Kirchner Grabs the Central Bank
Argentina’s monetary policy is now subject to the fiscal demands of the government. Citizens can look forward to more inflation.
By MARY ANASTASIA O’GRADY
The pathology of a government power grab is not hard to discern. The state creates the conditions for crisis. Crisis strikes. Politicians seize extraordinary powers. Crisis passes. Left behind is a popular perception that complete annihilation was averted due to government genius. Politicians are permitted to expand their power.
Americans have a real-time example of this phenomenon in the subprime meltdown brought on by federal housing policy. We are now told that government intervention saved civilization: Last week Federal Reserve Chairman Ben Bernanke lectured students at George Washington University about the arbitrary rescue of Bear Stearns and AIG creditors in 2008 that he said stopped what otherwise “would’ve been basically the end.” For whom, it is still not clear.
Having thus altered destiny, Mr. Bernanke next directed an unprecedented expansion of the Fed’s balance sheet in order to rescue others in need. And last week he told a conference of the National Association for Business Economics that he is concerned that improvements in the unemployment rate may be unsustainable. He pledged to continue his free-credit policies, savers be damned.
The dangers of using easy monetary policy to push on a string are well documented. But when government is making up for previous mistakes, it rarely employs moderation.
Take unrestrained central banking to the extreme and you get Argentina. In 2002 it also had an epic crisis and the government intervened heavily in the economy, including orchestrating a mega-devaluation of the peso.
Under Kirchner presidencies—first Néstor and now his wife Cristina—since 2003, the state has confiscated bank accounts and retirement savings, hyper-regulated many entrepreneurs out of business, abrogated contracts, imposed price controls, and raised import tariffs and export taxes. Vast entitlements, notably in subsidized utilities and transportation, have been used to consolidate power.
Advocates of this broad intervention argued it was justified on the grounds that an economic contraction of minus 10.9% in 2002 required extreme measures. But since 2003, the economy has been growing. A country serious about building wealth in the 21st century would logically restore economic liberalization.
Instead, Argentina keeps reducing freedom and expanding the reach of the state. The latest concern is what appears to be an attempt to nationalize the Spanish oil company Repsol’s Argentine holdings by getting governors who are sympathetic to the president to cancel key provincial concessions in recent weeks and making it difficult for the company to operate in the country.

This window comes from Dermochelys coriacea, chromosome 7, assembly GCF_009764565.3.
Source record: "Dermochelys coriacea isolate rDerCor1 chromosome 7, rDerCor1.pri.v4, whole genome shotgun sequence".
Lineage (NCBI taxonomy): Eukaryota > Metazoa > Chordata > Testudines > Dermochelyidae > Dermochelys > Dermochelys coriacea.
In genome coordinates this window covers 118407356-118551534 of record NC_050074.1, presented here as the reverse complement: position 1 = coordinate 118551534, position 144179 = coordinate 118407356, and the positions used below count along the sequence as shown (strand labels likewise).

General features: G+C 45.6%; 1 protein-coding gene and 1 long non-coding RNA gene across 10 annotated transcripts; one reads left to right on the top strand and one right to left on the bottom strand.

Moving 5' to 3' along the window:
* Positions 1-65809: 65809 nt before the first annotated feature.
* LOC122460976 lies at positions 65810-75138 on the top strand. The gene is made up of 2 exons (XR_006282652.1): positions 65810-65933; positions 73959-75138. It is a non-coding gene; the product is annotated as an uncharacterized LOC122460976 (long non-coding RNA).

Last month the Kirchner-controlled Congress delivered what could be the coup de grace for the Argentine economy: a reform of the central bank charter that eliminates a 1991 monetary rule requiring that base money be backed up by international reserves and placed beyond the control of the government. The central bank board now will come up with some formula for the amount of reserves to be kept on hand. Reserves above that amount will be available for Mrs. Kirchner’s government to borrow. The formula can be adjusted at any time.
The Kirchner government has been dipping into the central bank’s “excess” reserves—the surplus over the monetary base—since 2010. A showdown about that policy provoked the resignation of former bank president Martin Redrado in January 2010 and the naming of the more compliant Mercedes Marcó del Pont.
The government has argued that it is wasteful to sit on dollars that pay next to nothing when they could be used to pay down debt. That makes some sense. But paying down debt is not all Mrs. Kirchner has in mind. She maintains her popularity with generous government spending, and with international reserves fleeing, excesses are shrinking. She needed a charter change if she wants to tap more central bank funds. According to the reform, she can now borrow from the bank about twice what she could borrow before.
The bank’s singular mandate of price stability has also been removed. In its place is a three-pronged mandate that includes the goals of providing for growth with social fairness and financial stability along with price stability.
Given Argentina’s track record, it is hard to imagine that these new rules won’t lead to more inflation. And none of this will boost the bank’s credibility, which is already on the rocks. Government claims that inflation is running around 10% have been challenged by independent economists who say it is more like 20%.
In February, the Economist echoed those doubts with a seething commentary announcing that it would no longer publish official statistics. “We are tired of being an unwilling party to what appears to be a deliberate attempt to deceive voters and swindle investors,” the magazine wrote.
A crisis is brewing. When it hits, will Mrs. Kirchner get even more power or will Argentines finally come to their senses?